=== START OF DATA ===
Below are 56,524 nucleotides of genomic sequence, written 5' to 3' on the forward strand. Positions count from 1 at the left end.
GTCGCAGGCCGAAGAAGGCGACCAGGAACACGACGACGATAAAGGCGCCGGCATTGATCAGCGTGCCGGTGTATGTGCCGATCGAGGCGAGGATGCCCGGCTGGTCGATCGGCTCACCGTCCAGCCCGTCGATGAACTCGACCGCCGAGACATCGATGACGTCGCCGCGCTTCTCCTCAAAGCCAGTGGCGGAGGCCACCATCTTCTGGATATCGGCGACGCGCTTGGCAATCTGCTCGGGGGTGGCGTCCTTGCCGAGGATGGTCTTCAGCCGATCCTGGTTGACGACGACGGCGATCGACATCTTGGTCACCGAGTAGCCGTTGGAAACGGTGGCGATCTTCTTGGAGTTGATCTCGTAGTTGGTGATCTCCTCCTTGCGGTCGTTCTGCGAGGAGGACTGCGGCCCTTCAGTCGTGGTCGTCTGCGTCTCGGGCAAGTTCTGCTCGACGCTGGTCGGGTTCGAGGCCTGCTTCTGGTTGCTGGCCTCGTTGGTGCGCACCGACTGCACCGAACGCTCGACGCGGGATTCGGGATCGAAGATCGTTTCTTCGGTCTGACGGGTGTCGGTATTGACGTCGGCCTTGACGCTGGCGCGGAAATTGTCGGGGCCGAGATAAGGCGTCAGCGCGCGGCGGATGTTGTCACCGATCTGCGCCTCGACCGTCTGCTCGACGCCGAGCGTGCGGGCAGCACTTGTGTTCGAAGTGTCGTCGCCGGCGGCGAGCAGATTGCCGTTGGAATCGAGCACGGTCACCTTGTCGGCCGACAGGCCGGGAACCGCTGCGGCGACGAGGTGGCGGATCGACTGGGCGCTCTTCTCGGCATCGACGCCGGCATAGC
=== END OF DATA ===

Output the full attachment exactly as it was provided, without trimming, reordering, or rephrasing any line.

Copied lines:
Below are 56,524 nucleotides of genomic sequence, written 5' to 3' on the forward strand. Positions count from 1 at the left end.
GTCGCAGGCCGAAGAAGGCGACCAGGAACACGACGACGATAAAGGCGCCGGCATTGATCAGCGTGCCGGTGTATGTGCCGATCGAGGCGAGGATGCCCGGCTGGTCGATCGGCTCACCGTCCAGCCCGTCGATGAACTCGACCGCCGAGACATCGATGACGTCGCCGCGCTTCTCCTCAAAGCCAGTGGCGGAGGCCACCATCTTCTGGATATCGGCGACGCGCTTGGCAATCTGCTCGGGGGTGGCGTCCTTGCCGAGGATGGTCTTCAGCCGATCCTGGTTGACGACGACGGCGATCGACATCTTGGTCACCGAGTAGCCGTTGGAAACGGTGGCGATCTTCTTGGAGTTGATCTCGTAGTTGGTGATCTCCTCCTTGCGGTCGTTCTGCGAGGAGGACTGCGGCCCTTCAGTCGTGGTCGTCTGCGTCTCGGGCAAGTTCTGCTCGACGCTGGTCGGGTTCGAGGCCTGCTTCTGGTTGCTGGCCTCGTTGGTGCGCACCGACTGCACCGAACGCTCGACGCGGGATTCGGGATCGAAGATCGTTTCTTCGGTCTGACGGGTGTCGGTATTGACGTCGGCCTTGACGCTGGCGCGGAAATTGTCGGGGCCGAGATAAGGCGTCAGCGCGCGGCGGATGTTGTCACCGATCTGCGCCTCGACCGTCTGCTCGACGCCGAGCGTGCGGGCAGCACTTGTGTTCGAAGTGTCGTCGCCGGCGGCGAGCAGATTGCCGTTGGAATCGAGCACGGTCACCTTGTCGGCCGACAGGCCGGGAACCGCTGCGGCGACGAGGTGGCGGATCGACTGGGCGCTCTTCTCGGCATCGACGCCGGCATAGC